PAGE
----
Allegedly an astrologist visited Cannan in jail and was told by the convicted killer that a "Bristol Businessman" was responsible for the murder of Suzy, commenting that, "I know who killed Shirley, Suzy and another girl." The Independent wrote an article in July 1993, in which the newspaper argued that Cannan's life sentenced imposed by the Judge removed any incentive to confess to further crimes. In 1994, Suzy was declared legally dead, presumed murdered.
Norton Barracks would resurface again in December 1999, when Suzy's mother received a letter claiming her daughter was buried on the site. A new cold case squad was set-up in early 2000 under Senior Investigating Officer Jim Dickie, who focused the search for the elusive Mr. Kipper. He had his team computerise the card index which led to the discovery that other estate agents in Fulham had been contacted by a "Mr. Kipper".
Another of Cannan's ex-girlfriend's came forward with information. Daphne Sargent told detectives that when she first heard about the case, she believed John Cannan was responsible. She commented, "As soon as I heard about Suzy, I knew it was John. It had all the hallmarks... right down to the champagne." It was believed by many officers that Cannan resembled the composite sketch of Mr. Kipper and Sargent recalled how he had a strong interest in the case. There was speculation that Cannan may have been in a brief relationship with Suzy, and when she attempted to end their fling, she was abducted and murdered.
The anonymous letter to Diana Lamplugh led to a five-day search in December 2000 with over 30 officers combing the area in and around the site of the former Norton barracks. A search was also made around an area between Pershore and Drakes Broughton, in a field off the B4084 which was about three miles from the Norton Barracks in Worcestershire. The same month Cannan was arrested for Suzy's murder and questioned at length by officers, but was not charged due to a lack of evidence of his culpability.
The following year in April 2001, a cellmate of Cannan told detectives that the convicted murderer had told him Suzy was buried under the patio at his mother's house in Sutton Coldfield. It was also suspected that the fake number plate Cannan had placed on Shirley Banks Mini had a significance to the case. The plate, SLP 386S was believed to represent Suzy's initials and as well as 386 representing a grid reference to where Banks body was found, near Northing Line 386. Norton Barracks is also located near 3° 08' 06" West.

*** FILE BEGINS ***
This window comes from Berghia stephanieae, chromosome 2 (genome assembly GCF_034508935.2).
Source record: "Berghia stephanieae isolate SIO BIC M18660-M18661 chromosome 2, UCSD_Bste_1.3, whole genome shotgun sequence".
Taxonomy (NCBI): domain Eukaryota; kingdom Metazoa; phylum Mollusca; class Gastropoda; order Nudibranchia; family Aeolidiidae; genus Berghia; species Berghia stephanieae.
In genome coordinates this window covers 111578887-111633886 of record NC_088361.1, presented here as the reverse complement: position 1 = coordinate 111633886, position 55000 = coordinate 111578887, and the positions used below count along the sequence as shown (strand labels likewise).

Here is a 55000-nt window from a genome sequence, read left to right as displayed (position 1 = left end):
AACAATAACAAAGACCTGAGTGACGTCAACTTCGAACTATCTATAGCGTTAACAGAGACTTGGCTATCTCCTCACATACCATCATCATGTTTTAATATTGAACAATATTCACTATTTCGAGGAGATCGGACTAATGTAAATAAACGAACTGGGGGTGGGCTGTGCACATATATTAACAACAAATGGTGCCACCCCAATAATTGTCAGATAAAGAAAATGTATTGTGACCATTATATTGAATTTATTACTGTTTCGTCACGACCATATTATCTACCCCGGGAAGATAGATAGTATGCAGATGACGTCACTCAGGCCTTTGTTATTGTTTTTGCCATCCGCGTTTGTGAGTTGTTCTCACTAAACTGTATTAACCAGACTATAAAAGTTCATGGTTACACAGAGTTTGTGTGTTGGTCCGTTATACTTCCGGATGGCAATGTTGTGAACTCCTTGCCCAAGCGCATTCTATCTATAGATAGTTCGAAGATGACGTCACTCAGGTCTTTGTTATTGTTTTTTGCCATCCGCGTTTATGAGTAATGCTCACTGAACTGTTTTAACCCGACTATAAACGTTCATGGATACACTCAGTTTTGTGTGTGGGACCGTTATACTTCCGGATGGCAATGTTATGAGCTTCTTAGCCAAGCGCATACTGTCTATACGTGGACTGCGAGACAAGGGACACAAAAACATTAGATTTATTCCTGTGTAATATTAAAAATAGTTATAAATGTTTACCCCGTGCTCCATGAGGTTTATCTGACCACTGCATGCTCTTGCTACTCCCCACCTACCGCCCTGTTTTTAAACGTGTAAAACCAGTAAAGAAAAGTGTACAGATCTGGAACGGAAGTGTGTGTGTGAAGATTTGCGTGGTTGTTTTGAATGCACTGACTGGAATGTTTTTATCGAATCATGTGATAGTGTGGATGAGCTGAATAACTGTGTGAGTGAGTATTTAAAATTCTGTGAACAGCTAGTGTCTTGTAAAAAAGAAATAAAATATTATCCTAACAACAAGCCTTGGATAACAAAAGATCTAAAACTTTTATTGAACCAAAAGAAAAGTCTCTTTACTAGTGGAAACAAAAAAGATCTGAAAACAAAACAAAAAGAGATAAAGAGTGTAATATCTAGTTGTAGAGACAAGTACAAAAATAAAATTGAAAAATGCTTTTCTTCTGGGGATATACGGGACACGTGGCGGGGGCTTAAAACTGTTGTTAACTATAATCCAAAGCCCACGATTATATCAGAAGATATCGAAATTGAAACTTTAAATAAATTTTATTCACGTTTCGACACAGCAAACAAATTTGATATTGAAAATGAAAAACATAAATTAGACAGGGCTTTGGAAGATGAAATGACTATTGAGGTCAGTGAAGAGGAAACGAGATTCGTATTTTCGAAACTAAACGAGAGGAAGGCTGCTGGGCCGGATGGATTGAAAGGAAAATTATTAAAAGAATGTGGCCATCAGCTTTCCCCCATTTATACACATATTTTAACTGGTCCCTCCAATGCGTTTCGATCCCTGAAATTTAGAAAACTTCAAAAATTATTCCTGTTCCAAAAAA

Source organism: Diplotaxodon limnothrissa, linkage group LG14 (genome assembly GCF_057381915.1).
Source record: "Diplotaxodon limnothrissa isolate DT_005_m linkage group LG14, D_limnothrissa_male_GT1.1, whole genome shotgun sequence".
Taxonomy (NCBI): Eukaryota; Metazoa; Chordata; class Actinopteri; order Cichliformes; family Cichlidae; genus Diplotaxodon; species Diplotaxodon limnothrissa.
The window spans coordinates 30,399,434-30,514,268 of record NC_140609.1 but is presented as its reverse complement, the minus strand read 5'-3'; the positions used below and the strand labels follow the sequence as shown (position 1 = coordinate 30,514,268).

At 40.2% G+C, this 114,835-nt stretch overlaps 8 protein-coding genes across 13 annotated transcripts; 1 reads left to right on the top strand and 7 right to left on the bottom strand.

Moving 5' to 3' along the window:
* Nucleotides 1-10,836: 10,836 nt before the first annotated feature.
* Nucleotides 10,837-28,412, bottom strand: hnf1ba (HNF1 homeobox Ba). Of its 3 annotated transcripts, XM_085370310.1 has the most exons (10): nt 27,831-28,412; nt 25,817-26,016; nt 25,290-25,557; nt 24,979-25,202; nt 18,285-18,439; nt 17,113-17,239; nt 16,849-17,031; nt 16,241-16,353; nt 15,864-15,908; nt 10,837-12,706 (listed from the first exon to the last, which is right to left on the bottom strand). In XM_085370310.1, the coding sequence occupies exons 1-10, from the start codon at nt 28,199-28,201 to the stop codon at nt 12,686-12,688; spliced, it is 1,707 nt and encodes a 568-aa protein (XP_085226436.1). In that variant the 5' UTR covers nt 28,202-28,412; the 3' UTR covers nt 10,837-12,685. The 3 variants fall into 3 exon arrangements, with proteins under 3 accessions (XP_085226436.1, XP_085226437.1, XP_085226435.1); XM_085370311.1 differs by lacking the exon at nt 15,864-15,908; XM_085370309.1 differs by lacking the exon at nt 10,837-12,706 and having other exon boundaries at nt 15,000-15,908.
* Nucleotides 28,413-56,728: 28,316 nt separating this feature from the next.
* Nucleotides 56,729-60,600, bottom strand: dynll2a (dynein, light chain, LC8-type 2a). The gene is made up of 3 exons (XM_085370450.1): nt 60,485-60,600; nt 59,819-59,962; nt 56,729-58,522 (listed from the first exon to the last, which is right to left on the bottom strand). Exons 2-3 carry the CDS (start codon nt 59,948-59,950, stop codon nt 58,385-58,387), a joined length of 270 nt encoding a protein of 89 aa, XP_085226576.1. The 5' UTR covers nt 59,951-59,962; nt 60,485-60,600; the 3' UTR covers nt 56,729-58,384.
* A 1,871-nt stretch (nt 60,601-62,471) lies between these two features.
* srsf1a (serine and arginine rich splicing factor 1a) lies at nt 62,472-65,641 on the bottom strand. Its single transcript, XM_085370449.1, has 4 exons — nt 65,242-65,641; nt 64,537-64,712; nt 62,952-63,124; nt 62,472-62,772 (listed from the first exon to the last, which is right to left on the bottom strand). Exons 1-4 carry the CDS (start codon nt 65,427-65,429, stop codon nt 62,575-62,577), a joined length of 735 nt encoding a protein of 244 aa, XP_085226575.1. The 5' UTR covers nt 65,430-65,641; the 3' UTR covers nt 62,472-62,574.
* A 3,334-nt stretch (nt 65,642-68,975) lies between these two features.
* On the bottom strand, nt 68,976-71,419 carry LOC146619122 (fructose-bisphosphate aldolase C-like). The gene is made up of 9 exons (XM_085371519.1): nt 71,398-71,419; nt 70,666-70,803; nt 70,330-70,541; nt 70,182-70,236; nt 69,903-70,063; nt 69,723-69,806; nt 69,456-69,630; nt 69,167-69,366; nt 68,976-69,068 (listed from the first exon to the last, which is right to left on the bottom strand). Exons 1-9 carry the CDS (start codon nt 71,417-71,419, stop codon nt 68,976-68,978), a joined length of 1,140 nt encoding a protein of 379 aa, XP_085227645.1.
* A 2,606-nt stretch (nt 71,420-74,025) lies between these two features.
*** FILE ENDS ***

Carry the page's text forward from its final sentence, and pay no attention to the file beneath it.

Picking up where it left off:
Detectives interviewed Cannan about this, and he admitted the initials might stand for Suzy, but reiterated his previous statement, that a "Bristol Businessman" was involved. He said this man bought the car for £100 and was responsible for the deaths of Banks, Lamplugh and another woman. When detectives pressed if this man was Cannan, he replied "yes", but then immediately recanted his statement. A further search was conducted at the field off the B4084 in Worcestershire, but there were no findings. The property on Shipton Road, in the West Midlands was then searched in 2002, although nothing of significance was found.
Later that year in November 2002, Police made the decision to publicly name John Cannan as a potential suspect in the disappearance and murder of Suzy Lamplugh. Officers confessed they should have followed up on information provided by Lamplugh's parents about a suspect from Bristol, and that John Cannan should have been the prime suspect much earlier in the investigation and checks should have been made on all recently released sex offenders in the London area.
Investigators confirmed publicly that it was their belief that Cannan murdered Suzy Lamplugh. From his prison cell, Cannan once again denied being involved in Suzy's disappearance and complained through his solicitors that lublicly naming him had caused him to be "devastated and distressed". There was however, insufficient evidence to charge Cannan over the death of Suzy, and in response her parents considered bringing a private prosecution and civil action again him.
Starting in 2006, the Suzy Lamplugh Trust organised a National Personal Safety Day, which would become an annual event. By 2008 police were looking into other potential suspects, and found a connection between Lamplugh and Serial Killer Steve Wright. Wright had been arrested on 19 December 2006 for his suspected involvement in the murders of five sex workers.
He was convicted in February 2008 and officers involved in the Lamplugh investigation discovered that Wright had worked as a steward on the QE2 in the 1980's, the same time as Suzy. However a senior Metropolitan Officer would later describe the link as "speculative" and that it was not a strong line of enquiry. In August 2010, police began another search of the field off the B4084 near Pershore and Drakes Broughton in Worcestershire without success.
By late October 2018 another search was made of the property previously own by Cannan's mother at Shipton Road in Sutton Coldfield. A team of investigators spent two-weeks at the house and dug up the garage and garden of the semi-detached home, now owned by another West Midlands family. An excavation was conducted of the grounds of the property by 15 officers of the Metropolitan police under the direction of an archaeologist. The Suzy Lamplugh investigation remains unsolved.

Written by Nucleus